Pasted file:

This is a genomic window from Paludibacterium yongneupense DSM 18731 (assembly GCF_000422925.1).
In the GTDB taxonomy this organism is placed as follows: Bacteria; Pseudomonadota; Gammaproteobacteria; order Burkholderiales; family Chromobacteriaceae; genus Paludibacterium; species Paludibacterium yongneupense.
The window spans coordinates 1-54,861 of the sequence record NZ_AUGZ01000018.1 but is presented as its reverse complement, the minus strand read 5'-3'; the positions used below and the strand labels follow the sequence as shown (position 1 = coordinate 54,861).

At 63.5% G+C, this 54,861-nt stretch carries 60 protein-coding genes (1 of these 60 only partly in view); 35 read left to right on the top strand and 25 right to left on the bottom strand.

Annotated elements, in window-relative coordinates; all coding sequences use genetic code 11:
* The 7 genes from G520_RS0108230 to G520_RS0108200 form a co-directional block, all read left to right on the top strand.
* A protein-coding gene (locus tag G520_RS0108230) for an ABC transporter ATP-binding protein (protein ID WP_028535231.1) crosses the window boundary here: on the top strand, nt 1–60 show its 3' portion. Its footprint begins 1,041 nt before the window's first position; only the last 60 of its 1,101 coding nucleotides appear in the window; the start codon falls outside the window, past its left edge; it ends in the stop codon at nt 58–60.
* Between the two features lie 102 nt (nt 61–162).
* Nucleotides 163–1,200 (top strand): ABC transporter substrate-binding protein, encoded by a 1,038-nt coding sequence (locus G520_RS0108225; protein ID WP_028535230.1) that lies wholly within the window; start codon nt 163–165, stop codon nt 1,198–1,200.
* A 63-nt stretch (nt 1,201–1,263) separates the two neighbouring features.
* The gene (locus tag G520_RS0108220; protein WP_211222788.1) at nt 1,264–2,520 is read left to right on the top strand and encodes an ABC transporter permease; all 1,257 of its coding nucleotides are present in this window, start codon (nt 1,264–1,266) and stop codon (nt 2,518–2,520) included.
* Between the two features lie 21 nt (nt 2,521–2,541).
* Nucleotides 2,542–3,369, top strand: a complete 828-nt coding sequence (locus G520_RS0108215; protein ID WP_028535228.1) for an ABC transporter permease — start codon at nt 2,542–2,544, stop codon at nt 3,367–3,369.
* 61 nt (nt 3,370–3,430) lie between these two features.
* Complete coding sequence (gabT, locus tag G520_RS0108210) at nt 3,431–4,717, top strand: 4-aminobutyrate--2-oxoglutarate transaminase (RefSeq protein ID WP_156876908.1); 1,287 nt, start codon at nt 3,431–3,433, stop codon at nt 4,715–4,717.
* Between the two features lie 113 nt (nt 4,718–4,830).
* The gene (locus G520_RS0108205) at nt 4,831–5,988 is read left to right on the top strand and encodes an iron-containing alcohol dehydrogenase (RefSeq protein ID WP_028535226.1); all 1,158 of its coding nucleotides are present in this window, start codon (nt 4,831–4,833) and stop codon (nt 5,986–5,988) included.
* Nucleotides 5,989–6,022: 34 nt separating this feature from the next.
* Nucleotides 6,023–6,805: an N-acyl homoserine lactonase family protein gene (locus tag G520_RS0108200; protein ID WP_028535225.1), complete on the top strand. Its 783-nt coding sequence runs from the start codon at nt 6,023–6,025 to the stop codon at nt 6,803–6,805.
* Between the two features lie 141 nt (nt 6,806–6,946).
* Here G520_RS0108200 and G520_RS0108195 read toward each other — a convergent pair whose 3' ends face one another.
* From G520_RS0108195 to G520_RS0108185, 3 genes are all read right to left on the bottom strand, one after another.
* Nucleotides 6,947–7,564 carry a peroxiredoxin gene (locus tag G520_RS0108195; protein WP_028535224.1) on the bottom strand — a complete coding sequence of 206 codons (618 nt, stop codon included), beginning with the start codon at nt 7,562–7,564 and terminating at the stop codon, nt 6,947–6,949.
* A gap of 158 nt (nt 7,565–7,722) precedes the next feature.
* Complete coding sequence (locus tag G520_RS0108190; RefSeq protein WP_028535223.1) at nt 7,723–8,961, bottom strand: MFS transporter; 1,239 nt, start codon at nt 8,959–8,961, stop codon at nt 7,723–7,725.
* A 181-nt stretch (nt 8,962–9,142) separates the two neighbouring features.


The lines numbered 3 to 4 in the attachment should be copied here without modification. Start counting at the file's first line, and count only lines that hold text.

The window spans coordinates 1-54,861 of the sequence record NZ_AUGZ01000018.1 but is presented as its reverse complement, the minus strand read 5'-3'; the positions used below and the strand labels follow the sequence as shown (position 1 = coordinate 54,861).

At 63.5% G+C, this 54,861-nt stretch carries 60 protein-coding genes (1 of these 60 only partly in view); 35 read left to right on the top strand and 25 right to left on the bottom strand.